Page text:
Example E&O Claims

 

Insurance Agents E & O Claims Examples

Plaintiffs discovered that they didn’t have workers’ compensation coverage after an employee who was burned in an explosion on the job sued them. Defendant insurance agent had not documented the conversation in which plaintiffs had allegedly refused workers’ compensation coverage, and thus, the agent was held liable for the amount owed to the injured employee.

Rhino Linings v. Hilb, Rogal, and Hamilton Ins. Services (July 2007 – Los Angeles Superior Court, CA), $5.8 million verdict.

 

Plaintiffs did not read their policy, and discovered after their condo was damaged by a fire that their homeowner’s policy provided only $1,000 of interior coverage on their $48,000 condo. They sued their insurance agent for negligent failure to procure adequate coverage for the structure and personal items. The court held that the insurance agent should have reviewed the coverage provided by the condominium association, which he didn’t do. In addition, the comparative negligence defense holding the policy holders partially responsibility failed because a client is entitled to rely on the broker’s expertise in obtaining proper coverage.

Aden v. Fortsh (July 2001 – on appeal to the Supreme Court of New Jersey), $20,877 verdict upheld.

 

 

 

Defendant agent assured Plaintiff contractor and subcontractor that the policy included basic pollution coverage, when in fact it did not. After an spill on a job, the insurance company refused to pay damages, and the contractor and subcontractor discovered that pollution coverage was specifically excluded under the policy. Defendant agent was found liable for negligently misrepresenting the presence of coverage to the Plaintiffs.

 

Advanced Environmental Technology Corp. v. Brown (October 2000 – on appeal to the 4th Circuit), $ 434,154 verdict upheld.

 

 

 

After their insurer became insolvent, Plaintiff insured sued their insurance agent for negligence, fraud, and breach of contract in violation of state law for negligently placing their policy with an insurer not admitted in New York and for not filing the required papers with the state, including those showing proof of denial by three admitted carriers. The defendant agent was held to have breached his fiduciary duty by not strictly adhering to these state requirements and was liable when the insurer became insolvent to the extent that the insurer would have been liable.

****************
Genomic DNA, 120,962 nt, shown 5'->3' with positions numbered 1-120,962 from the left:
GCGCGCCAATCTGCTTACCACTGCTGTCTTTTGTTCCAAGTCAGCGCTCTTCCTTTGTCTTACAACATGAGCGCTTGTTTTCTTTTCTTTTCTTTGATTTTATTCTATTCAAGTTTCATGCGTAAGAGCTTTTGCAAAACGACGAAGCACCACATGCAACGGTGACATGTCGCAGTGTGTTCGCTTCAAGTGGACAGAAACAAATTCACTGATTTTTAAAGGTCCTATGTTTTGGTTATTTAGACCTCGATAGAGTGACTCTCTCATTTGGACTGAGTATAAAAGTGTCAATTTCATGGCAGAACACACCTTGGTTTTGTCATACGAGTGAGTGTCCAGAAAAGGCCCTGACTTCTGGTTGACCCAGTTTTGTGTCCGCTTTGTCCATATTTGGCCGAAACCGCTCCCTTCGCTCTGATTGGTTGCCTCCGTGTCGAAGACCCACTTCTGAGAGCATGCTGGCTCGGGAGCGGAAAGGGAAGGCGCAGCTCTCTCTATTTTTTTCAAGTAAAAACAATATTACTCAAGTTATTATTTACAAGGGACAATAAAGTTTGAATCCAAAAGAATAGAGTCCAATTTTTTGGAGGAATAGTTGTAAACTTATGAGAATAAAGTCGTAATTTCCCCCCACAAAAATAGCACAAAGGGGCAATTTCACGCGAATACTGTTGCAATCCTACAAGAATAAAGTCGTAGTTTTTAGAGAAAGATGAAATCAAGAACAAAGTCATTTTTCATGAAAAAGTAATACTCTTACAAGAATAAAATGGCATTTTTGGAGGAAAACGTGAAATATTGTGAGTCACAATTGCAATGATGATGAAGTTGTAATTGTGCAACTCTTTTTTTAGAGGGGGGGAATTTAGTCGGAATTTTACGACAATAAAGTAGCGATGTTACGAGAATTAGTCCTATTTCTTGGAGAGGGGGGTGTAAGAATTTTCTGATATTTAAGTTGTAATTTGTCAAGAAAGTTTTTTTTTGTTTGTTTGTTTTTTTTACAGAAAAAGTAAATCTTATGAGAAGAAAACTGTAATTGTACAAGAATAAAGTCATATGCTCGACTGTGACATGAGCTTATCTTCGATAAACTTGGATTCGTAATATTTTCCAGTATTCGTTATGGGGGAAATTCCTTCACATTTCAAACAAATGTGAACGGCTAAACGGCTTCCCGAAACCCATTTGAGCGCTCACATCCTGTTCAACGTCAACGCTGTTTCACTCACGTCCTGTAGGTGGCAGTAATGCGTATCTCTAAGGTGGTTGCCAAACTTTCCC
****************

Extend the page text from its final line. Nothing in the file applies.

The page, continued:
East Coast Management v. Genatt Associates (June 2005 – on appeal to the Supreme Court, Nassau County, NY), at least $50,000 for claims expenses already incurred and for further expenses.

 

 

 

 

Plaintiff grocery store specifically requested that its boiler and machinery coverage include coverage for food spoilage. Plaintiff sued its insurance agent for negligence in failing to actually procure coverage for food spoilage due to off-premises power interruptions. The defendant insurance agent was found liable because he failed to advise that through some mistake the policy never had this “spoilage” coverage in place, which was discovered after a lightning strike resulted in a power interruption causing substantial food spoilage.

 

Polly Drummond Thriftway v. Borden Co. (May 2000 – District Court, DE), $278,867 verdict.

 

 

 

PLEASE NOTE

No claim to government works or material copyrighted by third parties. This document also does not create an attorney-client relationship and is not intended to render legal, tax, or other professional advice. It includes only general information for illustrative purposes that may not apply to a particular circumstance and therefore should not be relied upon in any manner. Laws and rules are subject to change, so always consult an attorney, financial consultant, or other professional before taking any action.

 

 

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